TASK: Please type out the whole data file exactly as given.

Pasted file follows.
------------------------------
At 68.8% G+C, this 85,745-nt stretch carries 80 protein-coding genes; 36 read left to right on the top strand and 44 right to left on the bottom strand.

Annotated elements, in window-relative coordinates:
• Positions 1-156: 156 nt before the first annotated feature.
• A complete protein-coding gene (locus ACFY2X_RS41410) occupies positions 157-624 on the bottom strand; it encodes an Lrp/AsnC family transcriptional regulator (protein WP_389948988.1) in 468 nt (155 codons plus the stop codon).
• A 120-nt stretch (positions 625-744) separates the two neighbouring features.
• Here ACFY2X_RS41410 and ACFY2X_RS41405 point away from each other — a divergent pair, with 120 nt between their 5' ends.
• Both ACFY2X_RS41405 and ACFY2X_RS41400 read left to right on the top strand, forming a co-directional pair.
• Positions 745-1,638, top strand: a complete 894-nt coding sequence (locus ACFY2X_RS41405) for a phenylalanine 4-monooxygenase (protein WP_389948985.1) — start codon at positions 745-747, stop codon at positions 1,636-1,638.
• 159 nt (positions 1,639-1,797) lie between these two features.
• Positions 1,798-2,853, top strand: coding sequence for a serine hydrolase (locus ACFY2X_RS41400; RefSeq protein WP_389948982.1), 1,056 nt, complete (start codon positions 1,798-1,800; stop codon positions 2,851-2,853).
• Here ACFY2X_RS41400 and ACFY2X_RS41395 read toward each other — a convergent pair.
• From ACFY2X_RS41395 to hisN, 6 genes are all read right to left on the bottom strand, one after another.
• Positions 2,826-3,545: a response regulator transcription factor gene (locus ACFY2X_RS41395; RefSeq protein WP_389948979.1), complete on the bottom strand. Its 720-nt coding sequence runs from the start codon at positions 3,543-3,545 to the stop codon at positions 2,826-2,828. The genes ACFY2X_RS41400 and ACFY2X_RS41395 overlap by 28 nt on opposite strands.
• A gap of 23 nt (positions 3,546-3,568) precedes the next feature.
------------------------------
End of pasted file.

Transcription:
At 68.8% G+C, this 85,745-nt stretch carries 80 protein-coding genes; 36 read left to right on the top strand and 44 right to left on the bottom strand.

Annotated elements, in window-relative coordinates:
• Positions 1-156: 156 nt before the first annotated feature.
• A complete protein-coding gene (locus ACFY2X_RS41410) occupies positions 157-624 on the bottom strand; it encodes an Lrp/AsnC family transcriptional regulator (protein WP_389948988.1) in 468 nt (155 codons plus the stop codon).
• A 120-nt stretch (positions 625-744) separates the two neighbouring features.
• Here ACFY2X_RS41410 and ACFY2X_RS41405 point away from each other — a divergent pair, with 120 nt between their 5' ends.
• Both ACFY2X_RS41405 and ACFY2X_RS41400 read left to right on the top strand, forming a co-directional pair.
• Positions 745-1,638, top strand: a complete 894-nt coding sequence (locus ACFY2X_RS41405) for a phenylalanine 4-monooxygenase (protein WP_389948985.1) — start codon at positions 745-747, stop codon at positions 1,636-1,638.
• 159 nt (positions 1,639-1,797) lie between these two features.
• Positions 1,798-2,853, top strand: coding sequence for a serine hydrolase (locus ACFY2X_RS41400; RefSeq protein WP_389948982.1), 1,056 nt, complete (start codon positions 1,798-1,800; stop codon positions 2,851-2,853).
• Here ACFY2X_RS41400 and ACFY2X_RS41395 read toward each other — a convergent pair.
• From ACFY2X_RS41395 to hisN, 6 genes are all read right to left on the bottom strand, one after another.
• Positions 2,826-3,545: a response regulator transcription factor gene (locus ACFY2X_RS41395; RefSeq protein WP_389948979.1), complete on the bottom strand. Its 720-nt coding sequence runs from the start codon at positions 3,543-3,545 to the stop codon at positions 2,826-2,828. The genes ACFY2X_RS41400 and ACFY2X_RS41395 overlap by 28 nt on opposite strands.
• A gap of 23 nt (positions 3,546-3,568) precedes the next feature.